C4ISR

Strategic Command adds Germany to its space surveillance network

The U.S. Strategic Command is expanding its international alliance to keep track of objects orbiting the Earth, bringing Germany on board with a group that already includes a number of European and Asian space organizations.

The Director of U.S. Strategic Command’s Air Force Plans and Policy, Maj. Gen. David Thompson, and German Army Brig. Gen. Dirk Backen, Defense Attaché at the Germany Embassy, recently signed an arrangement to share space situational awareness services and data.

Under the agreement, both the U.S. and Germany will increase situational awareness capabilities in space, with the goal of achieving safer spaceflight operations and better understanding of hazardous objects outside the terrestrial realm.    

Germany joins seven other nations—the United Kingdom, South Korea, France, Canada, Italy, Japan and Australia—and two international organizations—the European Space Agency and the European Organization for the Exploitation of Meteorological Satellites—that already are sharing spapce situational awareness data with the United States, according to a release by the Strategic Command. 

“Space situational awareness requires cooperation, and arrangements such as this allow us to partner more effectively,” Adm. Cecil Haney, Stratcom’s commander, said in the release.

There are over a thousand active satellites in orbit, along with about 2,600 inactive satellites and countless pieces of space junk, all travelling at about 17,000 miles per hour. Keeping track of what’s up there is a key to avoiding collisions that could disrupt services.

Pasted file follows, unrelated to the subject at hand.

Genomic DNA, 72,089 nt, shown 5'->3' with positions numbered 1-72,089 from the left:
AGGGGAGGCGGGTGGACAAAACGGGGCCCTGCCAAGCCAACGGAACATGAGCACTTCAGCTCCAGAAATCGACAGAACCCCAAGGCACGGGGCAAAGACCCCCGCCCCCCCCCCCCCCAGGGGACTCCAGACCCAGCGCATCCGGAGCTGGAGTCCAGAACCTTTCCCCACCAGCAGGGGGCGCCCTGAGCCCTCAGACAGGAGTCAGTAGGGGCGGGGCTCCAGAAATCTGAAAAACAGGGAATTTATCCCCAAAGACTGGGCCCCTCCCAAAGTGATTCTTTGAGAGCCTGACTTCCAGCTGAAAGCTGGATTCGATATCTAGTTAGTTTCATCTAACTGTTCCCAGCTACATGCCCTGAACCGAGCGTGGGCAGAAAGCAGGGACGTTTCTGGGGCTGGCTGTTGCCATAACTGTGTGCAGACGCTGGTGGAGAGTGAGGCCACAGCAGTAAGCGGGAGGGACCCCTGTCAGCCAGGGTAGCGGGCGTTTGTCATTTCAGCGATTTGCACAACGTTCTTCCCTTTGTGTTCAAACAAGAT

The Air Force has a space-based program, called Geosynchronous Space Situational Awareness, that consists of a constellation of satellites that collect information and track man-made objects orbiting the Earth.  The data collected from GSSAP satellites will better position the Air Force and Stratcom to accurately track and predict orbits for enhanced flight safety and collision avoidance.

Similarly, the European Space Agency’s Space Situational Awareness program monitors weather events in space such as solar winds, tracks natural objects such as asteroids and surveils active and inactive man-made satellites that all could affect spaceborne and ground-based infrastructure as well as human life. 

The Air Force, along with the Defense Advanced Research Projects Agency, also runs the ground-based Space Surveillance Network, consisting of telescopes stationed around the world.

Stratcom maintains data sharing streamlines the information-sharing process between partners and enables greater situational awareness among all parties. “The information is crucial for launch support, satellite maneuver planning, support for on-orbit anomalies, electromagnetic interference reporting and investigation, satellite decommissioning activities and on-orbit conjunction assessments,” Stratcom said.

About the Author

Mark Pomerleau is a former editorial fellow with GCN and Defense Systems.

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